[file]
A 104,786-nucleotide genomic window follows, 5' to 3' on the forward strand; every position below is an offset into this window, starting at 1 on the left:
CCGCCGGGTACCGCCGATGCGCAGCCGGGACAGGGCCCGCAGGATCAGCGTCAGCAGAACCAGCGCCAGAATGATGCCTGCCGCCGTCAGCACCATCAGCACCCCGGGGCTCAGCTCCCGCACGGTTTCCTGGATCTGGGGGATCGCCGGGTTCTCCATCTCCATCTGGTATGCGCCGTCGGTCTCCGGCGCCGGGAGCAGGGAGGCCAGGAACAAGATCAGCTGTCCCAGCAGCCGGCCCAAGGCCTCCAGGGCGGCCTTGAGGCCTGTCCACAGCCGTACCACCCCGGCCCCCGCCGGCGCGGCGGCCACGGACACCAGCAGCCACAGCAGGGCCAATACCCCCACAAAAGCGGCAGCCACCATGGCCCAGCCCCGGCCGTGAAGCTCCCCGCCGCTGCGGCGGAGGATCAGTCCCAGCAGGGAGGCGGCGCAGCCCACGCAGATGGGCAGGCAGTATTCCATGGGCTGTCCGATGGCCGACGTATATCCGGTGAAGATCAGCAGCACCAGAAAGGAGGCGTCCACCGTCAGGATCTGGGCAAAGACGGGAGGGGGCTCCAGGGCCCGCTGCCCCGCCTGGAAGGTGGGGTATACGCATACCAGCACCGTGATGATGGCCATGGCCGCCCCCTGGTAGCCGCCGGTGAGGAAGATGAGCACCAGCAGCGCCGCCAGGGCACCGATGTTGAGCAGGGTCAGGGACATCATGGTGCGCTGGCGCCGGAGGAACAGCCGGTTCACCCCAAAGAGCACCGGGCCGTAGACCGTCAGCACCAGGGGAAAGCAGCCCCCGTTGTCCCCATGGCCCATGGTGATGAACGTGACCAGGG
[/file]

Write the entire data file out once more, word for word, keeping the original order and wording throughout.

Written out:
A 104,786-nucleotide genomic window follows, 5' to 3' on the forward strand; every position below is an offset into this window, starting at 1 on the left:
CCGCCGGGTACCGCCGATGCGCAGCCGGGACAGGGCCCGCAGGATCAGCGTCAGCAGAACCAGCGCCAGAATGATGCCTGCCGCCGTCAGCACCATCAGCACCCCGGGGCTCAGCTCCCGCACGGTTTCCTGGATCTGGGGGATCGCCGGGTTCTCCATCTCCATCTGGTATGCGCCGTCGGTCTCCGGCGCCGGGAGCAGGGAGGCCAGGAACAAGATCAGCTGTCCCAGCAGCCGGCCCAAGGCCTCCAGGGCGGCCTTGAGGCCTGTCCACAGCCGTACCACCCCGGCCCCCGCCGGCGCGGCGGCCACGGACACCAGCAGCCACAGCAGGGCCAATACCCCCACAAAAGCGGCAGCCACCATGGCCCAGCCCCGGCCGTGAAGCTCCCCGCCGCTGCGGCGGAGGATCAGTCCCAGCAGGGAGGCGGCGCAGCCCACGCAGATGGGCAGGCAGTATTCCATGGGCTGTCCGATGGCCGACGTATATCCGGTGAAGATCAGCAGCACCAGAAAGGAGGCGTCCACCGTCAGGATCTGGGCAAAGACGGGAGGGGGCTCCAGGGCCCGCTGCCCCGCCTGGAAGGTGGGGTATACGCATACCAGCACCGTGATGATGGCCATGGCCGCCCCCTGGTAGCCGCCGGTGAGGAAGATGAGCACCAGCAGCGCCGCCAGGGCACCGATGTTGAGCAGGGTCAGGGACATCATGGTGCGCTGGCGCCGGAGGAACAGCCGGTTCACCCCAAAGAGCACCGGGCCGTAGACCGTCAGCACCAGGGGAAAGCAGCCCCCGTTGTCCCCATGGCCCATGGTGATGAACGTGACCAGGG